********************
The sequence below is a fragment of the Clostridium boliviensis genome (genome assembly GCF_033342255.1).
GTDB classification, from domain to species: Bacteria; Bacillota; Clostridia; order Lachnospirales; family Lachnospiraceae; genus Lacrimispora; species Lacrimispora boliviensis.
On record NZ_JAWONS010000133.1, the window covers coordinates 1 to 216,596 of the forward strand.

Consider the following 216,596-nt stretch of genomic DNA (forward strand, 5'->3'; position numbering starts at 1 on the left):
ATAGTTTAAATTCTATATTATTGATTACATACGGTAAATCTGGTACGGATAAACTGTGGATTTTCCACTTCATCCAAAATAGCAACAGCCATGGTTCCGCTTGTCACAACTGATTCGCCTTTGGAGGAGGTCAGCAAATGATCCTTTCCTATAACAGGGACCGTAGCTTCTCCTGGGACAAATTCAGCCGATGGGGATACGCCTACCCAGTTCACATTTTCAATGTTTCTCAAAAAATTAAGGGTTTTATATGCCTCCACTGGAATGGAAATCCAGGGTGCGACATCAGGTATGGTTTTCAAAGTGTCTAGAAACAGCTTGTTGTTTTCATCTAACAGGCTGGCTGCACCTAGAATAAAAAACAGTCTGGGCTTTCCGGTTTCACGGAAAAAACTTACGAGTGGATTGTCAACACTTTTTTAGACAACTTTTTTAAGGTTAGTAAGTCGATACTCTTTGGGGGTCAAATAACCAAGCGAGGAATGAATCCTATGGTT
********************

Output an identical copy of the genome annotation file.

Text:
The sequence below is a fragment of the Clostridium boliviensis genome (genome assembly GCF_033342255.1).
GTDB classification, from domain to species: Bacteria; Bacillota; Clostridia; order Lachnospirales; family Lachnospiraceae; genus Lacrimispora; species Lacrimispora boliviensis.
On record NZ_JAWONS010000133.1, the window covers coordinates 1 to 216,596 of the forward strand.

Consider the following 216,596-nt stretch of genomic DNA (forward strand, 5'->3'; position numbering starts at 1 on the left):
ATAGTTTAAATTCTATATTATTGATTACATACGGTAAATCTGGTACGGATAAACTGTGGATTTTCCACTTCATCCAAAATAGCAACAGCCATGGTTCCGCTTGTCACAACTGATTCGCCTTTGGAGGAGGTCAGCAAATGATCCTTTCCTATAACAGGGACCGTAGCTTCTCCTGGGACAAATTCAGCCGATGGGGATACGCCTACCCAGTTCACATTTTCAATGTTTCTCAAAAAATTAAGGGTTTTATATGCCTCCACTGGAATGGAAATCCAGGGTGCGACATCAGGTATGGTTTTCAAAGTGTCTAGAAACAGCTTGTTGTTTTCATCTAACAGGCTGGCTGCACCTAGAATAAAAAACAGTCTGGGCTTTCCGGTTTCACGGAAAAAACTTACGAGTGGATTGTCAACACTTTTTTAGACAACTTTTTTAAGGTTAGTAAGTCGATACTCTTTGGGGGTCAAATAACCAAGCGAGGAATGAATCCTATGGTT